NEW HAVEN — A number of students at New Haven Elementary School are on a new journey, although they are not even leaving the building.
“Journey of Hope” is an emotional support program for children started at the school this year, and it has seen great success, according to the leaders.
Counselor Dee Ingels and Nurse Samantha Knapp have already completed the eight-week program with 42 students, broken up into five groups. The two have now started a second round of four groups, totaling 37 students, in grades three through six.
The goals of the program are to build trust, understand reactions to stress and enhance coping skills, identify strengths and assets, and plan for future actions and behaviors. Students in the program are often referred by teachers, and are diverse groups with a variety of backgrounds, who have exhibited either positive or negative reactions to situations.
“We put them together, and work on creating all positives,” said Ingels. “We don’t include siblings in the same group, and try not to group best friends.”
A book is read to the group each session that goes with the lesson. Some hard topics for children are tackled, such as fear, anxiety, sadness, anger and aggression, bullying, and self-esteem. The sessions also include expression through activities, art, and writing.
There are four rules that each group must obey: one voice at a time; keep hands to yourself; confidentiality; and respect. Ingels said the students really like the idea of confidentiality, knowing what they confide will not leave the group.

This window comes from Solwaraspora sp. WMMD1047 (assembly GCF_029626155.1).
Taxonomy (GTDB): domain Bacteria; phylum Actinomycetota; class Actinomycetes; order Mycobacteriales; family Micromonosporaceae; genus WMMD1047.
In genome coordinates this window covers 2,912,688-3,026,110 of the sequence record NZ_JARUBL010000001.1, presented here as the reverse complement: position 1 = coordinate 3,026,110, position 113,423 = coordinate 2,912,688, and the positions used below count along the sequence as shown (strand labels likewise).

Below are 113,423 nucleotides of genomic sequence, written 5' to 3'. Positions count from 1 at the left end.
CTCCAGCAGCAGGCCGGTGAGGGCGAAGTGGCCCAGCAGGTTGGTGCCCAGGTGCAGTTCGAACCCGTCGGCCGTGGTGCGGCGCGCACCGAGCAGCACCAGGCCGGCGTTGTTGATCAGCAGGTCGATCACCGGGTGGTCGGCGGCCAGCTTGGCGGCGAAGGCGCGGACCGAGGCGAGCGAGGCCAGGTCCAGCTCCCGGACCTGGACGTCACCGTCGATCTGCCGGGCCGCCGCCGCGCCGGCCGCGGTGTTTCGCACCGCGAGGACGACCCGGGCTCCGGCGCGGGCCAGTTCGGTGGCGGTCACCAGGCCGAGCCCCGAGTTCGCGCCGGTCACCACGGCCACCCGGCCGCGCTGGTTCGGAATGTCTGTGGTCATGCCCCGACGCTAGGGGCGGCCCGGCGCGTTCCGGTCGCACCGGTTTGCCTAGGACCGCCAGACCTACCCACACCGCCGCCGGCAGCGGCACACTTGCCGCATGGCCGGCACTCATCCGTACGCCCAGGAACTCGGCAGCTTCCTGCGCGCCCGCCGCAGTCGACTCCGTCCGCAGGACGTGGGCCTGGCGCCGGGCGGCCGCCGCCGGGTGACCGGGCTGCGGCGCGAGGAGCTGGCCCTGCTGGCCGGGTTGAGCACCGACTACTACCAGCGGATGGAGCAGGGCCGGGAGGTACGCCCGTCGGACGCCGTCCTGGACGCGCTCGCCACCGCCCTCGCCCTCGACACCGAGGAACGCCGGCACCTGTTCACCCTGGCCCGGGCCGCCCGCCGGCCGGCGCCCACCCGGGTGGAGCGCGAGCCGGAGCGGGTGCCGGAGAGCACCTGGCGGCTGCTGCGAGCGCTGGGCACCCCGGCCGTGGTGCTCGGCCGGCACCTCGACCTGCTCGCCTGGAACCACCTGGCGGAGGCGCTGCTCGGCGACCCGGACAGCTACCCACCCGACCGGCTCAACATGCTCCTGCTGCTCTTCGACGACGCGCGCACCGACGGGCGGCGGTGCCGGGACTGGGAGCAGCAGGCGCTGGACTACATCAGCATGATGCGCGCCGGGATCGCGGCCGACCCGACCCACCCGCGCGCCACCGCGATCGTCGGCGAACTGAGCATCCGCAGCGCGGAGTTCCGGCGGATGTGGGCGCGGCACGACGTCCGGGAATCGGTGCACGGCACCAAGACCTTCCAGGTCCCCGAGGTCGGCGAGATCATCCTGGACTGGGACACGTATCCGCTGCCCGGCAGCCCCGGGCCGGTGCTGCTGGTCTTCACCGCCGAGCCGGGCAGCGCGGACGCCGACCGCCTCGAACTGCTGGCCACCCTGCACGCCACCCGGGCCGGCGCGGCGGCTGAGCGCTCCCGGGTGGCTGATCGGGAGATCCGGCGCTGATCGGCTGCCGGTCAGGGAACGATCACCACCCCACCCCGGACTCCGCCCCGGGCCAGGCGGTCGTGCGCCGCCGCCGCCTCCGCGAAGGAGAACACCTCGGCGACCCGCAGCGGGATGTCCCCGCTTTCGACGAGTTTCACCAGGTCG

Ingels and Knapp also join in as group members, not school counselor and nurse, and are known there simply as Dee and Samantha. They share their fears and anxieties, as well. Both said they were very pleased when school resumed after a recent break, and a few of the students were excited to share they had been able to use their newfound positive strategies at home with parents and siblings.
One sixth grade student, who completed the first round of the program, said it taught her to trust kids she didn’t think she could trust, and who she normally would not have shared things with.
“I especially liked one activity we did,” she continued. “One person left the room. We all had to write something nice about him on a card. I still have the cards they wrote about me, and I get them out when I feel down.”
Each students is given a folder at the beginning of the program, and each week all art and written expressions, as well as tip sheets go into it. Once the program is completed, the students are able to take their folders with them.
A parent whose child completed the first program said she was thankful that it taught her child healthier ways to deal with stress and fears.
“It encouraged my child to talk to students she normally wouldn’t have, grow closer to them, and share with students outside of her regular friendship circle,” the parent added.
Ingels and Knapp said they are already making plans to continue the program next year, and presently have children asking when they get to join in. Students are only permitted to participate after parent consent.
Journey of Hope was originally started by school and mental health professionals after Hurricanes Katrina and Rita, and allowed children to cope with the traumatic events. School officials have since found the program works on smaller scales, as well as large community tragedies.
Mindy Kearns is a freelance writer for Ohio Valley Publishing, email her at firstname.lastname@example.org.